As part of the countdown to the Week of Hockey Stars in Astana, we at khl.ru are taking a nostalgic look back at the nine previous All-Star Games. Yesterday, we re-visited the 2016 event hosted by the VTB Ice Palace in Moscow's Park of Legends, so now, on the day of the 10th All-Star Game, we go back 12 months to the pioneering 2017 Week of Hockey Stars in the Bashkortostan capital, Ufa.
As soon as the League had decided to make the event stretch over a whole weekend, events and circumstances conspired to thwart the plan. A compressed calendar for the season, often due to outside pressures (national team preparations for the Olympics, World Championships...) meant that only at Chelyabinsk in 2013 did the festivities occupy two full days. To the League's great credit, they took the most ambitious option of all and created the Week of Hockey Stars. The possible problems were no different in nature, but the positives were legion: the KHL could bring together multiple events under one banner, so the hockey-mad capital of Bashkortostan, home of Salavat Yulaev, was treated to the YHL Challenge Cup, a sledge hockey game, the first ever Women's Hockey League All-Star Game, the Master Show, and of course, the KHL All-Star Game.
The move to a mini- tournament contested by the four Divisions also solved several problems. Having two semi-finals and a final added motivation and a competitive edge to the event, and both players and spectators preferred the shorter game in a 4-on-4 format. The new version of the big show was given its premier in the Bashkortostan capital, and was a great success. And Victory went to the Chernyshev Division, to the delight of the “home” fans who had packed the Ufa Arena.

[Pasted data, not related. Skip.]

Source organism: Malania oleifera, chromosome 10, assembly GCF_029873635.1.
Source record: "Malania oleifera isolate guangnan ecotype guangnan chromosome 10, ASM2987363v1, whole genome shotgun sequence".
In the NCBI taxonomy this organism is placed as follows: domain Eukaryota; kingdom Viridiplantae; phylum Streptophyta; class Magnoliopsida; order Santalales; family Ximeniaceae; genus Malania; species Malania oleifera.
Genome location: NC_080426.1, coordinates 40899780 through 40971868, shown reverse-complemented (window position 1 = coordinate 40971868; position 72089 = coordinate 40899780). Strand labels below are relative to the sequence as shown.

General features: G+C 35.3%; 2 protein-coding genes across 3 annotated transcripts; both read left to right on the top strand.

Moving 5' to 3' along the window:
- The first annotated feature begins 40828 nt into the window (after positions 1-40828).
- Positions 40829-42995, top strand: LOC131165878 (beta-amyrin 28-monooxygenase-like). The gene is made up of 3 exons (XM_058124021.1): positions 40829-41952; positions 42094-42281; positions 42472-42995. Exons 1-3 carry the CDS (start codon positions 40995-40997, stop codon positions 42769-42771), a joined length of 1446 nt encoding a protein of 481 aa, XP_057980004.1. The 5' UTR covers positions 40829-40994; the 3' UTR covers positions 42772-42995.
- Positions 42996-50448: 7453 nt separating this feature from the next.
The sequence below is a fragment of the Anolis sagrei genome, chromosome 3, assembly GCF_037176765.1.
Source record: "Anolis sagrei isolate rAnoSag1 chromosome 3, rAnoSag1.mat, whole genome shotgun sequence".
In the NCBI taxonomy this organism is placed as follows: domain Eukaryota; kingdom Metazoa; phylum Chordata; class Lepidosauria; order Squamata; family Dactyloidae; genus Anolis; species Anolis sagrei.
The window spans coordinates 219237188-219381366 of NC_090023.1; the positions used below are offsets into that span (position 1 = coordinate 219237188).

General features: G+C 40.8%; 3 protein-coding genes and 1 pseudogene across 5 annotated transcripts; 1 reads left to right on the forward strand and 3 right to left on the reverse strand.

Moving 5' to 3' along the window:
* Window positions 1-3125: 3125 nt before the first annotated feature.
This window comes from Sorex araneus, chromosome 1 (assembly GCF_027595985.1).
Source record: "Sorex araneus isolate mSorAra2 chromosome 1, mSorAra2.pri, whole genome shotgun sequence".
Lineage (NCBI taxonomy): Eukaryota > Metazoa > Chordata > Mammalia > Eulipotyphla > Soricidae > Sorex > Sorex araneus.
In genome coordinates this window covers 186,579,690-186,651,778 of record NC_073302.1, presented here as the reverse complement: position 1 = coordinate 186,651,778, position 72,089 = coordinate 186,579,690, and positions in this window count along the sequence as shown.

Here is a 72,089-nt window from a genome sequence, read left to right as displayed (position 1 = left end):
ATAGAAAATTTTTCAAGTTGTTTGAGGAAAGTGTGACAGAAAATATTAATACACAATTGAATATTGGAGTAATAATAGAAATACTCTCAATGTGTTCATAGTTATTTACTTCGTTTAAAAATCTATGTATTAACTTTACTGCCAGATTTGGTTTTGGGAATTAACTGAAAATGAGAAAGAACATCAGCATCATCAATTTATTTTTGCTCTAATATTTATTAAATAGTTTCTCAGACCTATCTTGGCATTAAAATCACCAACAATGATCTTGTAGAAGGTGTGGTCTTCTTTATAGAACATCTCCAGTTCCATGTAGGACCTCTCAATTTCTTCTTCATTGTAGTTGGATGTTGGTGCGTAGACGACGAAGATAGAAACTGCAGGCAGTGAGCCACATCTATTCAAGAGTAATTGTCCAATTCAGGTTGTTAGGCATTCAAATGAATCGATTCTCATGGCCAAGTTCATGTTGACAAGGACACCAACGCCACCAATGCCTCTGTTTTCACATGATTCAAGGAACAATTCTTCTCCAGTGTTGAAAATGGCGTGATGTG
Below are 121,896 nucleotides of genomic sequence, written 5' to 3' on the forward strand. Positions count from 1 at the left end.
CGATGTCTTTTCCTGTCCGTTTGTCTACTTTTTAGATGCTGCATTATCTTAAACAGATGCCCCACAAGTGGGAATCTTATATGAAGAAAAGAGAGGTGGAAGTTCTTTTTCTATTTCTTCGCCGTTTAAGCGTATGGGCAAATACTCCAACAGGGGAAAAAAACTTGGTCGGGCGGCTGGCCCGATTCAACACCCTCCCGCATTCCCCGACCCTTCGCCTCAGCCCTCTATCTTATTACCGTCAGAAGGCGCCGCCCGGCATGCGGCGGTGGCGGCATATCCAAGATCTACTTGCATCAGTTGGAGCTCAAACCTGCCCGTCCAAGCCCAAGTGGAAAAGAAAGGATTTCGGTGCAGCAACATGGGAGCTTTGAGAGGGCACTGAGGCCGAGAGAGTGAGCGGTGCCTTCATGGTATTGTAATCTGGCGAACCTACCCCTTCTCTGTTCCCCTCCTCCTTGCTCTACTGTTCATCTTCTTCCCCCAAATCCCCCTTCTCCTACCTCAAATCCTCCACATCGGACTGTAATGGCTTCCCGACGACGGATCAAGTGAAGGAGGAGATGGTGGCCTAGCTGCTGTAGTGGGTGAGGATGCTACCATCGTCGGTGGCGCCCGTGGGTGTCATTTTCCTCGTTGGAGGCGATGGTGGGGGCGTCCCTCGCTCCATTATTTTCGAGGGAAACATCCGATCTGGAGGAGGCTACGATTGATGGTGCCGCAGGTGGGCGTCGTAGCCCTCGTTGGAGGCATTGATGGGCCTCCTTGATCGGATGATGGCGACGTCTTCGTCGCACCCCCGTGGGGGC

Rarely was the coaching cliché, “If you're good enough, you're old enough,” tested so boldly as in the Ufa Week of Hockey Stars. The inclusion in the program of the YHL Challenge Cup was accompanied by a brave innovation: the four finest youngsters in the game would get a unique reward – each would be given a place in one of the Division teams in the KHL All-Star Game. It was an unqualified success: Andrei Altybarmakyan, from SKA's YHL team, was MVP in the Challenge Cup, and fully justified his inclusion among the League's finest stars when he struck the tournament-winning goal in the final.
Yet another innovation in the Week of Hockey Stars was the placement of commentators with the head coaches. In Astana this role will be filled by lady TV presenters, but the idea was pioneered in Ufa with the introduction of a renowned and respected hockey commentator allocated to each Division's staff as an assistant coach. All the four were men and all had played senoir hockey for many years, albeit at different levels, so it will be interesting to see how the fairer sex measure up against last year's pundits-turned-coaches.
Two years earlier, in Sochi, and perhaps inspired by the memory of his country's 2014 Olympic triumph at the very same Bolshoy Ice Dome, Canada's Wojtek Wolski posted a reacord lap time of 13.178 seconds in the Fastest Skater contest. Many predicted this achievement not be surpassed for many years to come. Yet in Ufa it was beaten by not one, but four players: Alexei Potapov, Francis Pare, Ivan Telegin and Enver Lisin. It was Lisin who set the new standard – a lightning lap in just 12,45 seconds!
The Shootout had previously been the epicenter of the waves of fun and creativity associated with the All-Star festivities, and perhaps the only disappointment in the Ufa event was a slight lack of surprises in these man-to-man, skater-versus-goalie duels, mainly because the packed schedule meant the participants only knew of their selection just before the contest began. Nonetheless, Spartak defenseman Matt Gilroy deserves an award for originality and cultural awareness. The American is clearly a citizen of the world, so to ensure his shot beat Igor Bobkov, he showed his mastery of the true global language – no, not English, but... bribery. He deftly handed the goalie a 5,000-ruble note, and the path to success was duly cleared.